The Ministry of Labor’s Factories and General Labor Laws Inspection Department oversees labor conditions in the private sector. Both resources and capacity constrained enforcement. In 2014 the ministry had 99 general labor law inspectors, 104 occupational safety and health inspectors, and 53 inspection offices for the country. While the inspectors had the technical knowledge, they did not have the equipment necessary to execute inspections properly. In certain sectors other ministries regulated occupational safety and health laws, for example the Ministries of Agriculture and Irrigation, Industries, Mines, and Health.

The law stipulates that disputes in special economic zones be settled in accordance with original contracts and existing laws. Under the 2013 Myanmar Special Economic Zone Law, the government appointed a labor inspector for each such zone and established zonal tripartite committees responsible for setting wage levels and monitoring the ratio of local and foreign labor.

On September 28-30, the government and ILO held the country’s second labor stakeholders forum under the auspices of the multipartner Initiative to Promote Fundamental Labor Rights and Practices in Myanmar. The forum brought together more than 200 participants from the public and private sectors to discuss labor rights and various labor problems, including addressing child labor, strengthening labor dispute settlement, and strengthening local capacity and institutions.

Enforcement of the laws generally took place in the government sector, but frequent violations occurred in private enterprises. The Union Parliament Joint Commission did not resume its work reviewing labor violations. Workers continued to submit complaints to relevant government agencies and the dispute settlement mechanism. Workers’ organizations alleged that government inspections were rare and often announced with several days’ notice that allowed factory owners to bring facilities–often temporarily–into compliance. Corruption and bribery of inspectors reportedly occurred.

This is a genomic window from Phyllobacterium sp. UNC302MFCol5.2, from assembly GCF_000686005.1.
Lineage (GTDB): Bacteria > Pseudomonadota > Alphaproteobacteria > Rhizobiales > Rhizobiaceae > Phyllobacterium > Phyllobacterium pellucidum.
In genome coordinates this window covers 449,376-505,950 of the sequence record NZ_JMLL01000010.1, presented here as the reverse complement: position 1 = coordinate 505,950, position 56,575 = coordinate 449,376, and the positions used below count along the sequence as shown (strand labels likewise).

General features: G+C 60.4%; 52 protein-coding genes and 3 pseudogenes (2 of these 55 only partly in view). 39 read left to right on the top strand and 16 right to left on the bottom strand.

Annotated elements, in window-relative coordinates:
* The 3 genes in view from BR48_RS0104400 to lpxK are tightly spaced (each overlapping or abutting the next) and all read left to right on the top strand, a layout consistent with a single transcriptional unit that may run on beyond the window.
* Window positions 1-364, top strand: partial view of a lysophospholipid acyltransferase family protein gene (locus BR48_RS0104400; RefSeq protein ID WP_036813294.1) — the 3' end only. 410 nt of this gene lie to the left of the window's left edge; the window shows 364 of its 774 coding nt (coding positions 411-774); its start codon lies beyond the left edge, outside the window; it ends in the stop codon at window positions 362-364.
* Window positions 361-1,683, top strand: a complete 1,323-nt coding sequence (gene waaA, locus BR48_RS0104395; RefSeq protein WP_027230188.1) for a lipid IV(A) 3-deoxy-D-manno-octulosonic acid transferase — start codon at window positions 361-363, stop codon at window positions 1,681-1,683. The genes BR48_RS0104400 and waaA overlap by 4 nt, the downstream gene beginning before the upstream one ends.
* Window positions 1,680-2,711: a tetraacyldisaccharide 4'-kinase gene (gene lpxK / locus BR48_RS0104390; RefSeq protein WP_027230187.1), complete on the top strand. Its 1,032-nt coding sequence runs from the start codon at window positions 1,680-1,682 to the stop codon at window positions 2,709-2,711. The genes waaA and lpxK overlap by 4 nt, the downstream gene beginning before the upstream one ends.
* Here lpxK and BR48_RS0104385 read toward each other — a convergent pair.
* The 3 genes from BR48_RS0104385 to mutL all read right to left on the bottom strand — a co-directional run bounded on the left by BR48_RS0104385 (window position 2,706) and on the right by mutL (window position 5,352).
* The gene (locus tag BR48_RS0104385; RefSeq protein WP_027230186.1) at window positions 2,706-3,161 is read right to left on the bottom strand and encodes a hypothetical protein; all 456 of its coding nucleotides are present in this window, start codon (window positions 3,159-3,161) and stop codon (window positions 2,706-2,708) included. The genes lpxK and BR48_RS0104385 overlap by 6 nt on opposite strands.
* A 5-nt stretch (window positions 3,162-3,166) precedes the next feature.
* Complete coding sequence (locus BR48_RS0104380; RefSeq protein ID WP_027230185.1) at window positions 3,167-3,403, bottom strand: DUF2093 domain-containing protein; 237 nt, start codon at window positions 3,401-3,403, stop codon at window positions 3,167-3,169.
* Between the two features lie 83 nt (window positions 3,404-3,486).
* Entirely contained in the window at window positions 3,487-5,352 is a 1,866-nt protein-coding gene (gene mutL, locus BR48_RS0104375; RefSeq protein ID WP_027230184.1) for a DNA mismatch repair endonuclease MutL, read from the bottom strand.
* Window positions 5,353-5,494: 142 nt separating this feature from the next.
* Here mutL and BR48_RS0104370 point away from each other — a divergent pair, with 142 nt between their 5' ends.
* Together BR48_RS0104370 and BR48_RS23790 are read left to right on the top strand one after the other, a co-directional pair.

The social security board covers all employees in companies with more than five employees, with the exception of six sectors (government, international organizations, seasonal farming and fisheries, construction, nonprofit organizations, and domestic work). In practical terms the board covered primarily industrial zones, the location of the majority of registered workers, and therefore supported less than 1 percent of individuals involved in workplace accidents or casualties. While the board provided hospitals and clinics, it did not keep independently verifiable statistics on accidents or workplace violations. Observers assumed workers in other sectors of the economy to have even less support, and no statistics on accidents or workplace violations were available.